You’ll be given an opportunity to explain your solution, the reasoning behind design decisions, and to discuss it with the interviewers. These will be the same people that reviewed your homework, so they will be able to provide feedback - what they liked about it, and what could be improved.

Homework modification

The aim of this part of the interview is to change the code to comply with new requirements. We want to see if it’s easy for you to find the parts that need to be changed, and if they’re easy to modify and extend. Back when I was doing this I felt super stressed. I was also slower in my thinking, because I kept being distracted by the thought that “Surely there’s no way that other people get so uncomfortable with the assignment?”. Now I know that they do. Especially if they have as little experience with technical interviews as I did. This is simply not the way we’re used to working, and it’s completely fine to not be totally comfortable with it. This is actually what the interviewers told me when I was obviously stressing out. And it’s what I try to remind people now.

Another thing that didn’t go so well for me - my laptop requires a HDMI-micro connector to connect to a monitor. And I forgot to mention that or bring my own. A chunk of time was quickly wasted on figuring out how I could share my screen and make changes without needing to huddle up with the reviewers on my laptop. To avoid this you should:

  • Bring your laptop to the interview
  • Make sure you have the environment ready to edit, debug, and run the code
  • Make sure you will be able to share the screen

System Design Assignment

Similarly to the homework task, the System Design assignment simulates the engineering work you would do day-to-day at Vinted. You’ll need to collaborate with the interviewers to design one of Vinted’s sub-systems. I think this is a really helpful way of looking at it - at least it helped me a lot. I love discussing design, and drawing ideas on a whiteboard. So I just kept trying to pretend this is a normal day at work to reduce the pressure.

How to prepare: The technical competences we’re most interested in are data persistence, caching, performance, data structures and algorithms. Feel free to freshen up your knowledge on these, but remember you’re also not required to do so.

What we are looking for:

  • Communication skills: How are you able to clarify the requirements and get the necessary information?
  • Decision making and reasoning: Are you verbalising your thought process and explaining your reasoning clearly?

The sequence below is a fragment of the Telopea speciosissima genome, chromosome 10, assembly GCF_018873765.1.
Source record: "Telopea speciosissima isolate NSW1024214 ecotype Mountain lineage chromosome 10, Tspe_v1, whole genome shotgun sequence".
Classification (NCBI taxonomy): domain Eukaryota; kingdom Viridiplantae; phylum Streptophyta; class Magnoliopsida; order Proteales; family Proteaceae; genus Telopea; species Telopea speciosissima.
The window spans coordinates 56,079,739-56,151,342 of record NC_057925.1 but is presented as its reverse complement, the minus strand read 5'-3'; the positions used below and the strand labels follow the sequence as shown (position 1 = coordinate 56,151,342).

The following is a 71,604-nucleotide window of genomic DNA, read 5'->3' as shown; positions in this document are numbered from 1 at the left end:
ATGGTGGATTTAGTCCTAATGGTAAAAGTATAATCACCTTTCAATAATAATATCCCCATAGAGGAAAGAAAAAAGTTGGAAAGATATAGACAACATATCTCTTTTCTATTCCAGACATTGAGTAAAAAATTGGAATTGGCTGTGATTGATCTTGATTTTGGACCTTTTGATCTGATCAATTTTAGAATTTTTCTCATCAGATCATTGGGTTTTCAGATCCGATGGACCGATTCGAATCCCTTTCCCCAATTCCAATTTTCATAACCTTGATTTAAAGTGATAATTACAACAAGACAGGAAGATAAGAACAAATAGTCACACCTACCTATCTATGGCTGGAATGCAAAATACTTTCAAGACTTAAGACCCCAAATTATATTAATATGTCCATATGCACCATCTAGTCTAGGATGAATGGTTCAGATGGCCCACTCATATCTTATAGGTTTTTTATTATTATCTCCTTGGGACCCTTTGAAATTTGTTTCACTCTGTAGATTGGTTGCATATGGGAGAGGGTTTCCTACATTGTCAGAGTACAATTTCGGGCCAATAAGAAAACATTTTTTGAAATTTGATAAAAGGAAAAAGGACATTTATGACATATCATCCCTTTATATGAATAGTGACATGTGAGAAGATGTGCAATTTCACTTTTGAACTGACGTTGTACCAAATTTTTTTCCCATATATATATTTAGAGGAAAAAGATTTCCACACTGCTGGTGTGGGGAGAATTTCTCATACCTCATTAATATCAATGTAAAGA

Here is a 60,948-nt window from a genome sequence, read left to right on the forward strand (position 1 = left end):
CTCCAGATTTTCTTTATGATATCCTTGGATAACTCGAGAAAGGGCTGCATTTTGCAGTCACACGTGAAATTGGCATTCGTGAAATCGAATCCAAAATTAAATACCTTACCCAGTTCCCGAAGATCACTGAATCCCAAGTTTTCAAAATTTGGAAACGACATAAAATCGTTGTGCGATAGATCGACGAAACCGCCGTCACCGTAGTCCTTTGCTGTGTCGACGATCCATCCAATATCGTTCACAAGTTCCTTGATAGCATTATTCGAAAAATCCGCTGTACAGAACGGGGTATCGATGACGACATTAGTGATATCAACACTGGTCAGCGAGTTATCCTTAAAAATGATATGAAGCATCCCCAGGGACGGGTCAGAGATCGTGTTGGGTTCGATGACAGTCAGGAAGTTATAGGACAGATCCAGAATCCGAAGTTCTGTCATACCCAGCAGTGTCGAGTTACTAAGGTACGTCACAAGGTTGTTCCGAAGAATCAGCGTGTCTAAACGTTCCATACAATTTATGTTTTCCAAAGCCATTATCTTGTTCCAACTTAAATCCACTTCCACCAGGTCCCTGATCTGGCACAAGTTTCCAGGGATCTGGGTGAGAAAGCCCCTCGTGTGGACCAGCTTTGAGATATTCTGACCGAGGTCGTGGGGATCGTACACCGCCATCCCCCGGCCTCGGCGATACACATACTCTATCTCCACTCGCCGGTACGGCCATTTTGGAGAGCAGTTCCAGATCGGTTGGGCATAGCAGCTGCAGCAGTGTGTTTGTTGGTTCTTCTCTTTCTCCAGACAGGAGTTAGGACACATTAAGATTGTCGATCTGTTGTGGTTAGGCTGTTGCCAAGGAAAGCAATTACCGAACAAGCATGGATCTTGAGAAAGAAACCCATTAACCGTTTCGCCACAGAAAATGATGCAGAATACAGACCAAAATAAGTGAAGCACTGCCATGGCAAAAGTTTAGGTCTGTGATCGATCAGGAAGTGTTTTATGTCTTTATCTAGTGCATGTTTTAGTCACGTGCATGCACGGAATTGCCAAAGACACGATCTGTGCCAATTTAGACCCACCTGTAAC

• Knowledge and experience: What are the problems and technologies you already have experience with?
  • Problem solving: Are you able to think on your feet and change the solution when new requirements come along?
  • System design and architecture

As you can see, you’re not expected to come to a specific solution - we want to see the steps you take to reach a solution.

Try Out

This is the part where you meet your future teammates. Although it is still a part of the interview process and the team is interested in seeing how you fit into its dynamics, I think it’s also a great opportunity for you. It’s a chance to get to know the people you’ll be working with, and experience the teams’ day-to-day life. It can really make the job switch easier - at least it did for me. I took some time off in between moving over to Vinted in order to fully recharge. But in that time I attended a team building and Vinted party - because I already knew and considered everyone my team after the try-out.

The format of the try-out depends on both the team and the circumstances, so your future team lead will provide the details when the time comes.

How to prepare: No preparation is needed here. This one of those cases where the advice “just be yourself” fits perfectly.


I’ve tried to shed some light on both the practical (requirements and preparations) and the personal (stress that I’ve experienced) sides of the hiring process. This is because here at Vinted we believe in making sure the candidates feel as comfortable as possible. And I hope that finding this guide in your search results when you Google ‘Vinted hiring process’ will help even more with that.

P.S. Here’s a list of currently open positions if you want to try the process and see for yourself whether my description was accurate!